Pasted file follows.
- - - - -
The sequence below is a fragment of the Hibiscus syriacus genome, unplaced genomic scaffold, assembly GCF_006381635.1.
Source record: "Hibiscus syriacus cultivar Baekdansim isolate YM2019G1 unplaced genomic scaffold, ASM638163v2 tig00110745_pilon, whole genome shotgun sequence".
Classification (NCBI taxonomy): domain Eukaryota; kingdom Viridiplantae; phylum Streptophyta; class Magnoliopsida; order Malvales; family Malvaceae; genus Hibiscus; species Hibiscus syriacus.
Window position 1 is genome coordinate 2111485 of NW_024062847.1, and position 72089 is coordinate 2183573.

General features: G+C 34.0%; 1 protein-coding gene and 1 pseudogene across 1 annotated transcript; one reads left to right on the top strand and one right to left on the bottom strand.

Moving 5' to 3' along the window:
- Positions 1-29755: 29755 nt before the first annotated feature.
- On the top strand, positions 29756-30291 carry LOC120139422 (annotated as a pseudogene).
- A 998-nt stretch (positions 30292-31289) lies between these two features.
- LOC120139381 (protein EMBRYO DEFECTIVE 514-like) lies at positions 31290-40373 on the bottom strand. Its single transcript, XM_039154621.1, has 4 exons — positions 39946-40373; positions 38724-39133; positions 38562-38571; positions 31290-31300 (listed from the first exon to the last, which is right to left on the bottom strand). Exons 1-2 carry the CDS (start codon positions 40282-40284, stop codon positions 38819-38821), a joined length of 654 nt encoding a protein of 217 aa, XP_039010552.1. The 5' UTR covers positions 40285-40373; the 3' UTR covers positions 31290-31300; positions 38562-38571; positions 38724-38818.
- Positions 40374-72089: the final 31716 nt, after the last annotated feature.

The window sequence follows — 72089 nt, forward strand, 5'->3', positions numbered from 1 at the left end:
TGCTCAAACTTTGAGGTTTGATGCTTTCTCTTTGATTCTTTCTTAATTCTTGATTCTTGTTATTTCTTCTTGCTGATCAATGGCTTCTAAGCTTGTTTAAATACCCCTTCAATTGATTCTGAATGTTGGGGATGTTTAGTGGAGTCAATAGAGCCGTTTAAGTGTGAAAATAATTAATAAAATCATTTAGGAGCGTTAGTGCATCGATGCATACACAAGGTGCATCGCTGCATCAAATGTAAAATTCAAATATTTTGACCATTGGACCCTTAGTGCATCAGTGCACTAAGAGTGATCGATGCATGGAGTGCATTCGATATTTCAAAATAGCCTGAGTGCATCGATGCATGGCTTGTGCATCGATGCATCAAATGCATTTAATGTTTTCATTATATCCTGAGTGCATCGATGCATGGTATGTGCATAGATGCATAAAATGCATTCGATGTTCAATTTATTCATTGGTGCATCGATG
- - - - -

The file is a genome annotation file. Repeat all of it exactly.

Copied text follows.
The sequence below is a fragment of the Hibiscus syriacus genome, unplaced genomic scaffold, assembly GCF_006381635.1.
Source record: "Hibiscus syriacus cultivar Baekdansim isolate YM2019G1 unplaced genomic scaffold, ASM638163v2 tig00110745_pilon, whole genome shotgun sequence".
Classification (NCBI taxonomy): domain Eukaryota; kingdom Viridiplantae; phylum Streptophyta; class Magnoliopsida; order Malvales; family Malvaceae; genus Hibiscus; species Hibiscus syriacus.
Window position 1 is genome coordinate 2111485 of NW_024062847.1, and position 72089 is coordinate 2183573.

General features: G+C 34.0%; 1 protein-coding gene and 1 pseudogene across 1 annotated transcript; one reads left to right on the top strand and one right to left on the bottom strand.

Moving 5' to 3' along the window:
- Positions 1-29755: 29755 nt before the first annotated feature.
- On the top strand, positions 29756-30291 carry LOC120139422 (annotated as a pseudogene).
- A 998-nt stretch (positions 30292-31289) lies between these two features.
- LOC120139381 (protein EMBRYO DEFECTIVE 514-like) lies at positions 31290-40373 on the bottom strand. Its single transcript, XM_039154621.1, has 4 exons — positions 39946-40373; positions 38724-39133; positions 38562-38571; positions 31290-31300 (listed from the first exon to the last, which is right to left on the bottom strand). Exons 1-2 carry the CDS (start codon positions 40282-40284, stop codon positions 38819-38821), a joined length of 654 nt encoding a protein of 217 aa, XP_039010552.1. The 5' UTR covers positions 40285-40373; the 3' UTR covers positions 31290-31300; positions 38562-38571; positions 38724-38818.
- Positions 40374-72089: the final 31716 nt, after the last annotated feature.

The window sequence follows — 72089 nt, forward strand, 5'->3', positions numbered from 1 at the left end:
TGCTCAAACTTTGAGGTTTGATGCTTTCTCTTTGATTCTTTCTTAATTCTTGATTCTTGTTATTTCTTCTTGCTGATCAATGGCTTCTAAGCTTGTTTAAATACCCCTTCAATTGATTCTGAATGTTGGGGATGTTTAGTGGAGTCAATAGAGCCGTTTAAGTGTGAAAATAATTAATAAAATCATTTAGGAGCGTTAGTGCATCGATGCATACACAAGGTGCATCGCTGCATCAAATGTAAAATTCAAATATTTTGACCATTGGACCCTTAGTGCATCAGTGCACTAAGAGTGATCGATGCATGGAGTGCATTCGATATTTCAAAATAGCCTGAGTGCATCGATGCATGGCTTGTGCATCGATGCATCAAATGCATTTAATGTTTTCATTATATCCTGAGTGCATCGATGCATGGTATGTGCATAGATGCATAAAATGCATTCGATGTTCAATTTATTCATTGGTGCATCGATG